Here's the math on why big companies are buying businesses like yours:
Let's imagine a big public company -- let's call it Giant Corporation -- wants to buy your business that generates $1 million in earnings before interest, taxes, depreciation and amortization (EBITDA). Giant Corporation trades on the stock market for 16 x EBITDA, which means its $100 million in EBITDA gives it a market capitalization of $1.6 billion.
If it acquires your business for five times earnings, you get $5 million, but Giant Corporation tucks $1 million in earnings onto its profit-and-loss statement and gets a neat little bump in market capitalization of $16 million (your $1 million in EBITDA x its stock market multiple of 16 times). So Giant Corporation buys you for $5 million, and the next day its company is worth $16 million more, which is a deal bankers call "accretive."
As if that wasn't reason enough for big-company acquirers to go shopping, now look at where they often get the money to buy your business. Many of them have been issuing corporate bonds to investors at very low rates.
So let's imagine Giant Corporation dips into the cash it's borrowing at 5 percent (the return it offers corporate bond holders) to buy your company. Now instead of paying $5 million for your business, it's borrowing the $5 million at 5 percent and paying just $250,000 per year in interest. Now it's paying just $250,000 per year for your business that generates $1 million per year in profit. That's a 4x return on Giant Corporation's money to begin with, and it gets an immediate bump of $16 million in market capitalization.
If all these numbers are making your head spin, forget about the math and just understand the big picture: There has never been a better time to position your business to be acquired by a big company. If interest rates go up or the stock market crashes, your window of opportunity will have closed.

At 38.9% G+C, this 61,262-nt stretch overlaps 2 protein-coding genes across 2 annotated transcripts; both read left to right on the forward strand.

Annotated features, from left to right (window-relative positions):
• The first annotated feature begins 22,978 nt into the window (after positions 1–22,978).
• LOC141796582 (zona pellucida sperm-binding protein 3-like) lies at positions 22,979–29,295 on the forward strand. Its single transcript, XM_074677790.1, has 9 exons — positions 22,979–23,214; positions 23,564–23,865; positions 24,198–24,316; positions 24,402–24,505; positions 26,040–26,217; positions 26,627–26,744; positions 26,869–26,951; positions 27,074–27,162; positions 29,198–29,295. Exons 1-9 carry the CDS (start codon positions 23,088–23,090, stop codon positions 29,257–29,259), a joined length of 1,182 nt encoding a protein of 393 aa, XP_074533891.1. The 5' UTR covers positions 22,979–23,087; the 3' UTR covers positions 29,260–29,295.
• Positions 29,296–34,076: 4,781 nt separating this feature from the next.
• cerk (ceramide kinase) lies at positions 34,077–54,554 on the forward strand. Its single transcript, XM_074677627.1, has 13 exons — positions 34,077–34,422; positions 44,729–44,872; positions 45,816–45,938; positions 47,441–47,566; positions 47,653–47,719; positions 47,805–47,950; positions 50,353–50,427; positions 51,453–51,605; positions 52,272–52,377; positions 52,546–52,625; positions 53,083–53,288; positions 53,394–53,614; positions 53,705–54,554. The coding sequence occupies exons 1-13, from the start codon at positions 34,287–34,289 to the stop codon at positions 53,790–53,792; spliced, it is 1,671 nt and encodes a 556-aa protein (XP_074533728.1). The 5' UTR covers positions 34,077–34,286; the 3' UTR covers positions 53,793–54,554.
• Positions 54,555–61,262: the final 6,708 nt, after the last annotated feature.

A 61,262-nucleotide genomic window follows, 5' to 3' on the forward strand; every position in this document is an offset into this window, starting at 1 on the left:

How to position your company to be acquired by a giant:
Amazon bought Diapers.com (and sister sites Soap.com and Beautybar.com) for $540 million because it liked the idea of adding new product lines as it diversifies further from books.
Can your company help another diversify its product line and sell more stuff to its customers?
Google acquired SocialDeck, a small Canadian company that creates games for social networks because Google wants to compete with Facebook in the social media space.
Can your little company help a big company play catch-up to one of its competitors?
Discovery Channel bought Treehugger.com for a reported $10 million so Discovery could sell advertising to people who want to reach Treehugger's 64,000 newsletter subscribers, 82,000 RSS feed subscribers and 3.5 million unique visitors per month (amounting to 10 million page views per month).
Can a big company take advantage of the traffic you get to your website?
If you can answer "yes" to one of those questions, you might just be an acquisition waiting to happen. But don't wait too long.
More from Built To Sell:
- Startup Survival: How to Get Past the 3-Year Hump
- How the 20 Richest People in America Made Their Money
- 9 Ways to Make Your Company More Valuable in 2011
- Ready to Sell Your Business? Avoid These 8 Mistakes
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Flickr photo courtesy of Hello Turkey Toe, CC 2.0